Nav: Home

Today's disposable society: Pharmaceuticals and other contaminants of emerging concern

November 12, 2015

PENSACOLA, Fla. - An increasing amount of drugs taken by humans and animals make it into our streams and waterways, and pharmaceutical pollution has had catastrophic ecosystem consequences despite low levels of concentration in the environment. The effect of pharmaceuticals and other contaminants of emerging concern on the environment will be addressed in a special issue of Environmental Toxicology and Chemistry (ET&C). Much progress has been made in the recent years on the topic and this special issue will illustrate the state of the science. Several preview articles are now available, and the complete issue will be online in spring 2016.

The first article, "Complex mixtures, complex responses: Assessing pharmaceutical mixtures using field and laboratory approaches," reports on studies monitoring multiple the life stages of fathead minnows using both simple (groups of drugs with similar modes of action) and complex (groups with diverse modes of action) mixtures of pharmaceuticals commonly found in treated wastewater effluent. The complexity of the mixtures detected, coupled with the variance of biological reactions contingent on an organism's stage of life, result in inconsistent responses to exposure - highlighting the importance of including diverse biological endpoints when assessing contaminants.

The second article, "Evaluating the extent of pharmaceuticals in United States surface waters using a national scale rivers and streams assessment survey," reports on a national survey of US surface waters, particularly those closest to urban areas. The active pharmaceutical ingredients most prevalent in the water may help prioritize research. This expansive survey alleviates the concern that pharmaceutical pollution, for example through drinking water contamination, has negative effects on human health at current concentrations. However, more work is needed to provide data elucidating the risk to aquatic organisms from ecosystem exposure.

"Landfill leachate as a mirror of today's disposable society: Pharmaceuticals and other contaminants of emerging concern in final leachate from landfills in the conterminous United States" is the topic of the third preview article. Leachate is defined as the beginning of the liquid-waste stream emanating from a source before any storage or treatment process. Final leachate is what follows this process. To address what makes it through the treatment process, this study collected and analyzed samples from 22 landfills across 12 states looking for 190 chemicals of emerging concern (CECs), including prescription and nonprescription pharmaceuticals, steroid hormones, industrial and household chemicals, and plant or animal sterols. Final leachate samples contained 101 of the 190 (53 percent) of the chemicals sought in the analysis. Results from this study will aid in future investigations of the fate, risk and toxicity of CECs in landfill leachate.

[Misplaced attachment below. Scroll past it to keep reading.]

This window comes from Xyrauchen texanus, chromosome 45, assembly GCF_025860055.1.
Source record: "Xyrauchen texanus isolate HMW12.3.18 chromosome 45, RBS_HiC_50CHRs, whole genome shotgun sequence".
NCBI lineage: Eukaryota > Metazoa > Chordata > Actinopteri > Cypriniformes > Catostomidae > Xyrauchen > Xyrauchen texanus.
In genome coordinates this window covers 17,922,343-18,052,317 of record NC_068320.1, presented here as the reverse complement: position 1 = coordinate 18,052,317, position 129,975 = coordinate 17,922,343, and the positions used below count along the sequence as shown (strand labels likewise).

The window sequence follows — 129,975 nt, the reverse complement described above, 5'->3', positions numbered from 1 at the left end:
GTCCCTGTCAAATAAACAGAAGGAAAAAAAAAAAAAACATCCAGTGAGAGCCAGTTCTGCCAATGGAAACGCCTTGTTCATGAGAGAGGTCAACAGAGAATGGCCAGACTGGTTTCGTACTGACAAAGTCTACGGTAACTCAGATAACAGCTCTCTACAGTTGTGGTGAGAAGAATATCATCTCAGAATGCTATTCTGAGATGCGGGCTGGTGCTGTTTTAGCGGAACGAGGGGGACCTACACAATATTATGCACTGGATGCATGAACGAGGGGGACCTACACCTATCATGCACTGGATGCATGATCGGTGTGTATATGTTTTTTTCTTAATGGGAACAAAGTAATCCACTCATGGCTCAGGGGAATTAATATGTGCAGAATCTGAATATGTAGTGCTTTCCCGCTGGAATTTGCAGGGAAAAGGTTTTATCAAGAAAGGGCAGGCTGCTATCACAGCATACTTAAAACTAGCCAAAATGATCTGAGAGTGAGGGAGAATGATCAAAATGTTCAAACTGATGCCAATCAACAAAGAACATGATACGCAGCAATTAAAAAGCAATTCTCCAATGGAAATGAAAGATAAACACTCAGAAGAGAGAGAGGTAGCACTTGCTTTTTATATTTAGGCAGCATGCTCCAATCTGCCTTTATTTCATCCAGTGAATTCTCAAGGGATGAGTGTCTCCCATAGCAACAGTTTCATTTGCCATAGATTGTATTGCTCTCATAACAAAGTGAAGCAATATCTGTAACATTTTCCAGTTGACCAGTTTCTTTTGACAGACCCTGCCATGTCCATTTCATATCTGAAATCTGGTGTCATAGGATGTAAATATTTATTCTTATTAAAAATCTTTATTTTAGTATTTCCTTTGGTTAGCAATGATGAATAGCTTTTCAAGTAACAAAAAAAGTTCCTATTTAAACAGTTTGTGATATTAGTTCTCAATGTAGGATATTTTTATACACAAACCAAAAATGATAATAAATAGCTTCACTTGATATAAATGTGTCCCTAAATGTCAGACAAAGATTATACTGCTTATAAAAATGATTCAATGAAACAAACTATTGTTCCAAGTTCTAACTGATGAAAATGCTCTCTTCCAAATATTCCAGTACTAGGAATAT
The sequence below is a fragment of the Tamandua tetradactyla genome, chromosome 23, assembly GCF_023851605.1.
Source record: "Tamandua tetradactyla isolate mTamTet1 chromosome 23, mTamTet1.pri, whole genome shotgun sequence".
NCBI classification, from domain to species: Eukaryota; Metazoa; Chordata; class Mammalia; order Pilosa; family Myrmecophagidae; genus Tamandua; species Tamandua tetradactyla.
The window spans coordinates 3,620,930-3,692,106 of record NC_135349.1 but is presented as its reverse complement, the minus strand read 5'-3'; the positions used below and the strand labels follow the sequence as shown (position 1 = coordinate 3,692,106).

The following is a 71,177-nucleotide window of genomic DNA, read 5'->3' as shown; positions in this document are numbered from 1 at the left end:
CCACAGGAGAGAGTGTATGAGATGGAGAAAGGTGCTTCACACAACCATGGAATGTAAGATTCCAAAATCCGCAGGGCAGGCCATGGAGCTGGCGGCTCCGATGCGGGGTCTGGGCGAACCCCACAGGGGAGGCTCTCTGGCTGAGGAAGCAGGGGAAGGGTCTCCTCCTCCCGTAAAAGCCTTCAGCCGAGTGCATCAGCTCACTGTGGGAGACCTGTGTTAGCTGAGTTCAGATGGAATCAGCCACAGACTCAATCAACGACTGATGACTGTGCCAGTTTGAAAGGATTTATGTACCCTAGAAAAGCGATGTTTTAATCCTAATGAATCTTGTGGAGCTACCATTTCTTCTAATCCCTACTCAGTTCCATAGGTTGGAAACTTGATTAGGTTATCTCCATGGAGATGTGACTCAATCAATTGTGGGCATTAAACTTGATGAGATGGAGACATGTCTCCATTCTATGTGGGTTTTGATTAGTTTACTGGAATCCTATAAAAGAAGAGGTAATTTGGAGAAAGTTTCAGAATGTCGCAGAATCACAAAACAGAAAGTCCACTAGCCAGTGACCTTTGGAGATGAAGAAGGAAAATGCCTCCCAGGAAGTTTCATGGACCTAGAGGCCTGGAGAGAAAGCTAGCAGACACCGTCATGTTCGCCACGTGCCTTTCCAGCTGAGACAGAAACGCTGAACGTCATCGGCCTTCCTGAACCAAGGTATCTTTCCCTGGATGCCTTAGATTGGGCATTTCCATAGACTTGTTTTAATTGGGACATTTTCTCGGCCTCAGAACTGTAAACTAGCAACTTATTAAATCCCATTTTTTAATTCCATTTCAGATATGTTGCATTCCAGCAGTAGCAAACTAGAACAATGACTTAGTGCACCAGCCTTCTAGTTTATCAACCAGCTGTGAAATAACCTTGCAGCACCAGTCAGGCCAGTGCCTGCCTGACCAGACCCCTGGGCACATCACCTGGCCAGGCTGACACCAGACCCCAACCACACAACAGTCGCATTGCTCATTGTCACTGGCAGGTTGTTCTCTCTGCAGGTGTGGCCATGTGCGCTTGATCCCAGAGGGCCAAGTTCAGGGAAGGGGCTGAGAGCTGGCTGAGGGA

-end-
To access all three articles, visit: http://onlinelibrary.wiley.com/journal/10.1002/%28ISSN%291552-8618/earlyview

Batt AL, Kincaid T, Kostich MS, Lazorchak J, Olsen AR. 2015. Evaluating the extent of pharmaceuticals in United States surface waters using a national scale rivers and streams assessment survey. Environ Tox Chem. doi: 10.1002/etc.3161

Masoner JR, Kolpin DW, Furlong ET, Cozzarelli IM, Gray JL. 2015. Landfill leachate as a mirror of today's disposable society: Pharmaceuticals and other contaminants of emerging concern in final leachate from landfills in the conterminous United States. Environ Tox Chem. doi: 10.1002/etc.3219

Schoenfuss HL, Furlong ET, Philips PJ, Scott T, Kolpin DW, Cetkovic-Cvrlje M, Lesteberg KE, Rearick DC. 2015. Complex mixtures, complex responses: Assessing pharmaceutical mixtures using field and laboratory approaches. Environ Tox Chem. doi: 10.1002/etc.3147

Society of Environmental Toxicology and Chemistry

Related Pharmaceuticals Articles:

Safety events common for pharmaceuticals and biologics after FDA approval